Cushions are the secret weapon of interior design. They are little pockets of greatness that not only enhance the overall visual aesthetic of a room but they can also do the following:
add an element of individuality
help to underpin a design theme
can assist in pulling together a chosen colour palette (or act as a contrast)
visually lift a design scheme with pattern and texture
For a simple decorative accessory that basically consists of two bits of square fabric sewn together, that’s pretty impressive.
But I’m biased.
You see, I have a weakness where cushions are concerned.
I flippin’ love them.
And I’ve lined up a few of my very own in celebration of this blog post. Yep, it took a bit of coaxing but eventually they complied and after a bit of preening and plumping by yours truly, they posed up a storm for their very first group photo-shoot.
Aren’t they a sight to behold!
These cushions range in price from £12 to £50, with each offering something different to a design scheme (colour, pattern, texture), including the ever popular trend of typography. They’re pretty awesome, right?! The cushion far left makes you want to indecently grope it (Dreamweavers), while the vintage inspired cushion far right, is a definite mood enhancer (BHS). And for someone who is obsessed with the letter A and cushions, I couldn’t resist that cosmic cushion in the centre (M&S).
The possibilities where cushions are concerned is limitless AND their best selling point? They can be easily replaced/updated if you decide to redecorate. High five!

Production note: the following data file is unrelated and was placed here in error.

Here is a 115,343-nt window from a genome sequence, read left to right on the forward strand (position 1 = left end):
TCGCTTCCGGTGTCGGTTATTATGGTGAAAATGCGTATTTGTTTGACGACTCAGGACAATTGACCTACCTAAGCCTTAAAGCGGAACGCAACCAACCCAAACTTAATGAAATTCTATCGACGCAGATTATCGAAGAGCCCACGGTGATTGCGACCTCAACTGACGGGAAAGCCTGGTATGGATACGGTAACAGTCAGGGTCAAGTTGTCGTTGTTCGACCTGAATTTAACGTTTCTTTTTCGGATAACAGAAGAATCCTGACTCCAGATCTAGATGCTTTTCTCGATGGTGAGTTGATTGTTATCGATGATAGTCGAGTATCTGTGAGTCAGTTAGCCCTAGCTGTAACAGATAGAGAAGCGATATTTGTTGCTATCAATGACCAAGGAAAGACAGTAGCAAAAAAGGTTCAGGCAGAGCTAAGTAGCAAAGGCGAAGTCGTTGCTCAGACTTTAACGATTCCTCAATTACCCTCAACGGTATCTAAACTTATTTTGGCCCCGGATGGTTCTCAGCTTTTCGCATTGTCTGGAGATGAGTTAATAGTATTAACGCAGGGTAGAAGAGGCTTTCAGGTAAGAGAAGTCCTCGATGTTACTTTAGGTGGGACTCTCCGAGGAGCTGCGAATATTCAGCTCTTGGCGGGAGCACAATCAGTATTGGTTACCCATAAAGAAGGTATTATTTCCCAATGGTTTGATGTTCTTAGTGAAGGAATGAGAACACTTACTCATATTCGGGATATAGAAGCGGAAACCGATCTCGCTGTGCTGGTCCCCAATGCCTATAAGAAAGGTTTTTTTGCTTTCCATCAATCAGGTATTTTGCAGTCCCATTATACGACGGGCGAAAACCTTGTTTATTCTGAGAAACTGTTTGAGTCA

Let’s dissect an interior that illustrates the benefits of including cushions. I spotted this interior in the latest issue of Image Interiors & Living Magazine, it is actually the work of fab Designer, Avril Wilson-Rankin, check out her website here.
Ok, both patterned cushions inject visual interest against a backdrop of an earthy, muted wall colour (including the sofa). The geometric cushion picks out that gorgeous blue/grey paint colour on the wall (there’s a similar shade in among the kaleidoscope of hues), thereby adding a little bit of consistency. However, the fact that the cushion also includes an eye-popping mix of split complementary colours, it helps to break up the use of grey tones in this area of the room and prevents it from looking too monochrome. The cushion is then further coordinated with the abstract art (nude female) with the use of blue, muted red and white. Again, providing consistency. And let’s not forget that the geometric pattern alone provides retro undertones, adding a multi-dimensional quality to this contemporary interior.
The flock print cushion, whilst utilising a neutral background, picks out the green shade used on the quirky side table/drawers. Which appears to have been used on the typographic piece of art on the wall. I’m a big fan in general of the colour palette used in this space, however by repeating the green used on the side table, the homeowner has ensured that it isn’t too isolated from the rest of the space but still remains a focal point.
The cushions in the above design scheme are helping to reinforce the colour palette, one in particular introduces additional split complementary hues (geometric cushion) that visually lifts the entire design and both cushions ultimately help to create a cohesive interior design scheme.
I did say that cushions were the secret weapon of interior design…
Got a cushion you’re particularly besotted with? Then join the party and send me a pic! I want to create a blog post dedicated to all of YOUR fave cushions!